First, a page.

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March 9, 1994

Reduction of Bacteriuria and Pyuria After Ingestion of Cranberry Juice

JAMA. 1994;271(10):751-754. doi:10.1001/jama.1994.03510340041031

Objective.  —To determine the effect of regular intake of cranberry juice beverage on bacteriuria and pyuria in elderly women.

Design.  —Randomized, double-blind, placebo-controlled trial.

Subjects.  —Volunteer sample of 153 elderly women (mean age, 78.5 years).

Intervention.  —Subjects were randomly assigned to consume 300 mL per day of a commercially available standard cranberry beverage or a specially prepared synthetic placebo drink that was indistinguishable in taste, appearance, and vitamin C content but lacked cranberry content.

Outcome Measures.  —A baseline urine sample and six clean-voided study urine samples were collected at approximately 1-month intervals and tested quantitatively for bacteriuria and the presence of white blood cells.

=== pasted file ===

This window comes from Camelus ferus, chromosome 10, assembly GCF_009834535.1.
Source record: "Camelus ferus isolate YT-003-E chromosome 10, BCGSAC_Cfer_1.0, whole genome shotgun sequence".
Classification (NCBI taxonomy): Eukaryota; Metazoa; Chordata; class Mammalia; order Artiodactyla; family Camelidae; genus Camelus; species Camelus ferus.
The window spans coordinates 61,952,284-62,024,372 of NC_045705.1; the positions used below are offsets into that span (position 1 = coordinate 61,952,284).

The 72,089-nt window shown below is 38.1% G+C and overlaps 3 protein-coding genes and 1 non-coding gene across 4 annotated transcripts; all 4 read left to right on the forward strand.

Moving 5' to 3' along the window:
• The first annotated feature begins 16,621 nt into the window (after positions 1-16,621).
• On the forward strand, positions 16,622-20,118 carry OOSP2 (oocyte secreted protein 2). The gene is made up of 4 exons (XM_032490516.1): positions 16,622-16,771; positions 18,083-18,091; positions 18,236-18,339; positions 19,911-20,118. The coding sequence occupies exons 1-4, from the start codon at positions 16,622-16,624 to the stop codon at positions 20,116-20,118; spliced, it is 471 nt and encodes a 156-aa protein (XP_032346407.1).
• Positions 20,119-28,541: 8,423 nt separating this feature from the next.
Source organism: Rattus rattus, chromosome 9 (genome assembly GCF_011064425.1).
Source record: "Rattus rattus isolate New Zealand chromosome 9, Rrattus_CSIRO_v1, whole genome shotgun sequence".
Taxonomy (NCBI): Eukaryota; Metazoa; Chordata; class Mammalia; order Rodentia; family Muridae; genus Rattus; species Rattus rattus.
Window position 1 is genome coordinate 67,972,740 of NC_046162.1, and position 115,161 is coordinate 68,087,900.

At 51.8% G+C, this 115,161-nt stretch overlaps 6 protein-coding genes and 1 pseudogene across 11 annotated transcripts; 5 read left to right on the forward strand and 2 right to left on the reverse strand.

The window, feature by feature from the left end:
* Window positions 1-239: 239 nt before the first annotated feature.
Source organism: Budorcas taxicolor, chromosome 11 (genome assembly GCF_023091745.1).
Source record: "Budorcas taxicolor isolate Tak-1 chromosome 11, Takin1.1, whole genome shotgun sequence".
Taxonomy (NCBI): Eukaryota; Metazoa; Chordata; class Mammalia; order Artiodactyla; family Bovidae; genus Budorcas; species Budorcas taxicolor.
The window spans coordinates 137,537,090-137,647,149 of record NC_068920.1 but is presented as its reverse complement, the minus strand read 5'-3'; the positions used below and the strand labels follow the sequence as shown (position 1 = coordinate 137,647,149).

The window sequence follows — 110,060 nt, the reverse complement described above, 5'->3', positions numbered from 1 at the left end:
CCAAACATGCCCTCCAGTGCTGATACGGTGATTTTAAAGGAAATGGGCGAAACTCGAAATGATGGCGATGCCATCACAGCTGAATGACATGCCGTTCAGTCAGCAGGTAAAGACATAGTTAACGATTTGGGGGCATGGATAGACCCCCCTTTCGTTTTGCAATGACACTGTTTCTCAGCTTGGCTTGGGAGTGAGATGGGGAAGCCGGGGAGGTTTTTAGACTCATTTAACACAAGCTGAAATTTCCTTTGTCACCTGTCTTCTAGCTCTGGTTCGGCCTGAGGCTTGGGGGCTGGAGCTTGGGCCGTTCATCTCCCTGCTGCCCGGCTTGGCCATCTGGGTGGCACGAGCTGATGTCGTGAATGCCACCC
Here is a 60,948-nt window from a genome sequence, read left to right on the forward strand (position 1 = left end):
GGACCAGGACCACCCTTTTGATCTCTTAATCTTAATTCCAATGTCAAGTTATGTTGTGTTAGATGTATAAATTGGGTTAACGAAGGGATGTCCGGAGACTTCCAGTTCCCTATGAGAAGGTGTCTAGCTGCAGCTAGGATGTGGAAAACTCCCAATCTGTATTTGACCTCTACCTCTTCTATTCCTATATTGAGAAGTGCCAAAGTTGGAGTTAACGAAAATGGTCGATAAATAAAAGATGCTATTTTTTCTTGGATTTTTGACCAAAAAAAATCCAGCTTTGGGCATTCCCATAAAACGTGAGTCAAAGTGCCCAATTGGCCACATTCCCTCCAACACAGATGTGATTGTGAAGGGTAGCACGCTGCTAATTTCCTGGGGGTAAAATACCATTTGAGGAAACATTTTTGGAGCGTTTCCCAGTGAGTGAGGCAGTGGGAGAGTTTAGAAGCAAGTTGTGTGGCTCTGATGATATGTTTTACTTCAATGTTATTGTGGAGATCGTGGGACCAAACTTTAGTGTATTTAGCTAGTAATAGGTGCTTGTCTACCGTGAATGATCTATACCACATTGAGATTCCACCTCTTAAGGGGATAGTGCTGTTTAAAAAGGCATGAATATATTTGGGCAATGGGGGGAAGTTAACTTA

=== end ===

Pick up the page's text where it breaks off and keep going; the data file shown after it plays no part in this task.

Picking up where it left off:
Results.  —Subjects randomized to the cranberry beverage had odds of bacteriuria (defined as organisms numbering ≥105/mL) with pyuria that were only 42% of the odds in the control group (P=.004). Their odds of remaining bacteriuric-pyuric, given that they were bacteriuric-pyuric in the previous month, were only 27% of the odds in the control group (P=.006).

Conclusions.  —These findings suggest that use of a cranberry beverage reduces the frequency of bacteriuria with pyuria in older women. Prevalent beliefs about the effects of cranberry juice on the urinary tract may have microbiologic justification.(JAMA. 1994;271:751-754)